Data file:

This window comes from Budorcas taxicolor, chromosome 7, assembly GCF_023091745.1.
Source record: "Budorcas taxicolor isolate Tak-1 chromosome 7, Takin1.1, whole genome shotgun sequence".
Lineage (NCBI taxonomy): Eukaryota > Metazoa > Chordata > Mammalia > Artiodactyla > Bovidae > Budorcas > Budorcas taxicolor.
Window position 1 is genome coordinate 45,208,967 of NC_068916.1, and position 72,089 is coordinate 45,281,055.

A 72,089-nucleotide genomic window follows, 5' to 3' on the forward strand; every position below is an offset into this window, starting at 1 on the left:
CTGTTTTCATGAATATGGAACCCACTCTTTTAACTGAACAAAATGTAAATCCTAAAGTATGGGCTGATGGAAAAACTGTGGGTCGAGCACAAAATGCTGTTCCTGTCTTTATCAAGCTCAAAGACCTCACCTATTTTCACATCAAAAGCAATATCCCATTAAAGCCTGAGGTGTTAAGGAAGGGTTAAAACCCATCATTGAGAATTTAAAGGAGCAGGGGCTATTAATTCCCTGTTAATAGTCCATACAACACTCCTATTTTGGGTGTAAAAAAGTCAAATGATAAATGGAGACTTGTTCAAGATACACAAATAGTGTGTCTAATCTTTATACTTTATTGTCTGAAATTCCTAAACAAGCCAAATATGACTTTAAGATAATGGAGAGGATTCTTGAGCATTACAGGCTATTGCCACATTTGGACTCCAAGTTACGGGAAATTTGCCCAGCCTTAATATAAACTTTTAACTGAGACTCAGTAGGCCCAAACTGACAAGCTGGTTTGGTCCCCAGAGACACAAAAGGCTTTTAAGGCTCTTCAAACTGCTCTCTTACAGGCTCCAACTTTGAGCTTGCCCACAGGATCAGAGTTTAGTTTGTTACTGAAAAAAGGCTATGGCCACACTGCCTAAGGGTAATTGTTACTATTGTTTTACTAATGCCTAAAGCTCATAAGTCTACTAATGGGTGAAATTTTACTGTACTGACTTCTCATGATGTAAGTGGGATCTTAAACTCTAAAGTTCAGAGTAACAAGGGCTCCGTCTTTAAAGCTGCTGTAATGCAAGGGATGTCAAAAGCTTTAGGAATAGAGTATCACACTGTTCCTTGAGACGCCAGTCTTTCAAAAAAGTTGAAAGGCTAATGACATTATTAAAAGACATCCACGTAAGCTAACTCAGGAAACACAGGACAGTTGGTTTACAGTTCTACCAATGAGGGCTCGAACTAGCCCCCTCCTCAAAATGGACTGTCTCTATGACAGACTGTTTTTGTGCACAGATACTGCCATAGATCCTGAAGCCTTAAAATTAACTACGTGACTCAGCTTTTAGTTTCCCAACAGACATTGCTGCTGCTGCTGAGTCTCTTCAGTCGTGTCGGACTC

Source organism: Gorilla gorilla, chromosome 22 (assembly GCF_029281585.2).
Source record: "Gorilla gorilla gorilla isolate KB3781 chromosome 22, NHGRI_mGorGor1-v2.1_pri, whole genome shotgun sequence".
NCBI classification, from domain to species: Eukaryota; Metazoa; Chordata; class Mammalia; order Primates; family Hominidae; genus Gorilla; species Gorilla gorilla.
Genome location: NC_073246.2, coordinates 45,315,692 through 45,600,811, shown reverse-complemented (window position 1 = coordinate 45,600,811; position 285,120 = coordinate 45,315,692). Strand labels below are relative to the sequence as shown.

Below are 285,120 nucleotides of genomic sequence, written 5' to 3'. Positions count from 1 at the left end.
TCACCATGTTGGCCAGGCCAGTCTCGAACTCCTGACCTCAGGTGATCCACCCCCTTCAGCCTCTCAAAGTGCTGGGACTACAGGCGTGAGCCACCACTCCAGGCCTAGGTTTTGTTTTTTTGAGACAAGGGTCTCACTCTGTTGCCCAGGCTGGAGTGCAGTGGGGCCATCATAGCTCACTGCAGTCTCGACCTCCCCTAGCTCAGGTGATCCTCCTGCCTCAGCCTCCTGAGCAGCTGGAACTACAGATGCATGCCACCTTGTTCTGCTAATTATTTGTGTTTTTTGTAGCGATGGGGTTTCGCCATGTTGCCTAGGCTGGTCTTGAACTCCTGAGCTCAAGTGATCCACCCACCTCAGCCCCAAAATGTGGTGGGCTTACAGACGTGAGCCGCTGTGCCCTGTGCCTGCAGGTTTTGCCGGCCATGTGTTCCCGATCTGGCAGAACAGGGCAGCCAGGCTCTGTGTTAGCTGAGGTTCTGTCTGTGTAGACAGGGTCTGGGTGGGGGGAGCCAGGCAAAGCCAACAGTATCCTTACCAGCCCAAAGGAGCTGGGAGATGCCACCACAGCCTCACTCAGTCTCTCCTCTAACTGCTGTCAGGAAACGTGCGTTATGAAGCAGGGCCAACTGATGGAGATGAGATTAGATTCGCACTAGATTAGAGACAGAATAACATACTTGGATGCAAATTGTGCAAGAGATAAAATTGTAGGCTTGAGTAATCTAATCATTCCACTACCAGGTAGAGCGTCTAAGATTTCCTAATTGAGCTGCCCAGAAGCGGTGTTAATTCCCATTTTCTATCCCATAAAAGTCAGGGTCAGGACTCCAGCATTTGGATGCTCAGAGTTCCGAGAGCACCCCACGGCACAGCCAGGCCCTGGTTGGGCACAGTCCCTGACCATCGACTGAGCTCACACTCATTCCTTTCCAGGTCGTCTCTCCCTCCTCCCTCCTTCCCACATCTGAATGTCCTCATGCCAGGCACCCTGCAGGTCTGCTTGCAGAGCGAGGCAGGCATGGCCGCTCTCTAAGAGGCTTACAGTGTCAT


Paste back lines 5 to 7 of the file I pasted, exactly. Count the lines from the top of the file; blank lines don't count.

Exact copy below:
A 72,089-nucleotide genomic window follows, 5' to 3' on the forward strand; every position below is an offset into this window, starting at 1 on the left:
CTGTTTTCATGAATATGGAACCCACTCTTTTAACTGAACAAAATGTAAATCCTAAAGTATGGGCTGATGGAAAAACTGTGGGTCGAGCACAAAATGCTGTTCCTGTCTTTATCAAGCTCAAAGACCTCACCTATTTTCACATCAAAAGCAATATCCCATTAAAGCCTGAGGTGTTAAGGAAGGGTTAAAACCCATCATTGAGAATTTAAAGGAGCAGGGGCTATTAATTCCCTGTTAATAGTCCATACAACACTCCTATTTTGGGTGTAAAAAAGTCAAATGATAAATGGAGACTTGTTCAAGATACACAAATAGTGTGTCTAATCTTTATACTTTATTGTCTGAAATTCCTAAACAAGCCAAATATGACTTTAAGATAATGGAGAGGATTCTTGAGCATTACAGGCTATTGCCACATTTGGACTCCAAGTTACGGGAAATTTGCCCAGCCTTAATATAAACTTTTAACTGAGACTCAGTAGGCCCAAACTGACAAGCTGGTTTGGTCCCCAGAGACACAAAAGGCTTTTAAGGCTCTTCAAACTGCTCTCTTACAGGCTCCAACTTTGAGCTTGCCCACAGGATCAGAGTTTAGTTTGTTACTGAAAAAAGGCTATGGCCACACTGCCTAAGGGTAATTGTTACTATTGTTTTACTAATGCCTAAAGCTCATAAGTCTACTAATGGGTGAAATTTTACTGTACTGACTTCTCATGATGTAAGTGGGATCTTAAACTCTAAAGTTCAGAGTAACAAGGGCTCCGTCTTTAAAGCTGCTGTAATGCAAGGGATGTCAAAAGCTTTAGGAATAGAGTATCACACTGTTCCTTGAGACGCCAGTCTTTCAAAAAAGTTGAAAGGCTAATGACATTATTAAAAGACATCCACGTAAGCTAACTCAGGAAACACAGGACAGTTGGTTTACAGTTCTACCAATGAGGGCTCGAACTAGCCCCCTCCTCAAAATGGACTGTCTCTATGACAGACTGTTTTTGTGCACAGATACTGCCATAGATCCTGAAGCCTTAAAATTAACTACGTGACTCAGCTTTTAGTTTCCCAACAGACATTGCTGCTGCTGCTGAGTCTCTTCAGTCGTGTCGGACTC

Source organism: Gorilla gorilla, chromosome 22 (assembly GCF_029281585.2).